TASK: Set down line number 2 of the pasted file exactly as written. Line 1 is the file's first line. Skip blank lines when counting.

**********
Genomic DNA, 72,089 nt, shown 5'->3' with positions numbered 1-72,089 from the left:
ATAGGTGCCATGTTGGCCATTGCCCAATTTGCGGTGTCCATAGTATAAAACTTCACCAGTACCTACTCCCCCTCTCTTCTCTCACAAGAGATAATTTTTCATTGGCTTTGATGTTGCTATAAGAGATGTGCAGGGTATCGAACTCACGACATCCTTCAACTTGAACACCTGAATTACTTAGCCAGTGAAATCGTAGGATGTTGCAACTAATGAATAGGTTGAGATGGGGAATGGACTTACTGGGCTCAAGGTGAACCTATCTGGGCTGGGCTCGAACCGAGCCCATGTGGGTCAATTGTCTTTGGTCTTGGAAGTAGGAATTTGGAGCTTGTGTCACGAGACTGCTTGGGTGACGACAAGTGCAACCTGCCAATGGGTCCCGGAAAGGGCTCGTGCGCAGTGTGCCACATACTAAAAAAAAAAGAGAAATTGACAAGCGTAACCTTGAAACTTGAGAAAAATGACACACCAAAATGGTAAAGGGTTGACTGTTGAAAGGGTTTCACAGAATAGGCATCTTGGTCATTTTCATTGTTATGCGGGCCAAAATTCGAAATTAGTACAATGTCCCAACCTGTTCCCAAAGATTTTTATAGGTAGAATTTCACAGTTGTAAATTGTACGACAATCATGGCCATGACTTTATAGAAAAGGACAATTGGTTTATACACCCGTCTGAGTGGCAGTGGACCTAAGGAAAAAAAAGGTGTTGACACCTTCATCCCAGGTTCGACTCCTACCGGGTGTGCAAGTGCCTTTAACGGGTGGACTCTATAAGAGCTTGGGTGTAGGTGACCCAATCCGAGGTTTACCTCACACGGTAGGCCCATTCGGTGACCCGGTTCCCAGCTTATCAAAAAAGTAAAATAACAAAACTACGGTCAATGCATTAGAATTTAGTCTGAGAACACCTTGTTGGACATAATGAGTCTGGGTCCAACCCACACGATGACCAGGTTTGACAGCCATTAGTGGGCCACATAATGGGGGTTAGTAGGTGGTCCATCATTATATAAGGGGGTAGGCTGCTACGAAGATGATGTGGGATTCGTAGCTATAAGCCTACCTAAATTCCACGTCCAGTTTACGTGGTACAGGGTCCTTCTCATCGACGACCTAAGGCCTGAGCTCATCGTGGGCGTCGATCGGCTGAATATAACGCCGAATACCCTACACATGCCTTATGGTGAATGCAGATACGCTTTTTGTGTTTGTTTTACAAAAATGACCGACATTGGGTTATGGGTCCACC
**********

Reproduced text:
ATAGGTGCCATGTTGGCCATTGCCCAATTTGCGGTGTCCATAGTATAAAACTTCACCAGTACCTACTCCCCCTCTCTTCTCTCACAAGAGATAATTTTTCATTGGCTTTGATGTTGCTATAAGAGATGTGCAGGGTATCGAACTCACGACATCCTTCAACTTGAACACCTGAATTACTTAGCCAGTGAAATCGTAGGATGTTGCAACTAATGAATAGGTTGAGATGGGGAATGGACTTACTGGGCTCAAGGTGAACCTATCTGGGCTGGGCTCGAACCGAGCCCATGTGGGTCAATTGTCTTTGGTCTTGGAAGTAGGAATTTGGAGCTTGTGTCACGAGACTGCTTGGGTGACGACAAGTGCAACCTGCCAATGGGTCCCGGAAAGGGCTCGTGCGCAGTGTGCCACATACTAAAAAAAAAAGAGAAATTGACAAGCGTAACCTTGAAACTTGAGAAAAATGACACACCAAAATGGTAAAGGGTTGACTGTTGAAAGGGTTTCACAGAATAGGCATCTTGGTCATTTTCATTGTTATGCGGGCCAAAATTCGAAATTAGTACAATGTCCCAACCTGTTCCCAAAGATTTTTATAGGTAGAATTTCACAGTTGTAAATTGTACGACAATCATGGCCATGACTTTATAGAAAAGGACAATTGGTTTATACACCCGTCTGAGTGGCAGTGGACCTAAGGAAAAAAAAGGTGTTGACACCTTCATCCCAGGTTCGACTCCTACCGGGTGTGCAAGTGCCTTTAACGGGTGGACTCTATAAGAGCTTGGGTGTAGGTGACCCAATCCGAGGTTTACCTCACACGGTAGGCCCATTCGGTGACCCGGTTCCCAGCTTATCAAAAAAGTAAAATAACAAAACTACGGTCAATGCATTAGAATTTAGTCTGAGAACACCTTGTTGGACATAATGAGTCTGGGTCCAACCCACACGATGACCAGGTTTGACAGCCATTAGTGGGCCACATAATGGGGGTTAGTAGGTGGTCCATCATTATATAAGGGGGTAGGCTGCTACGAAGATGATGTGGGATTCGTAGCTATAAGCCTACCTAAATTCCACGTCCAGTTTACGTGGTACAGGGTCCTTCTCATCGACGACCTAAGGCCTGAGCTCATCGTGGGCGTCGATCGGCTGAATATAACGCCGAATACCCTACACATGCCTTATGGTGAATGCAGATACGCTTTTTGTGTTTGTTTTACAAAAATGACCGACATTGGGTTATGGGTCCACC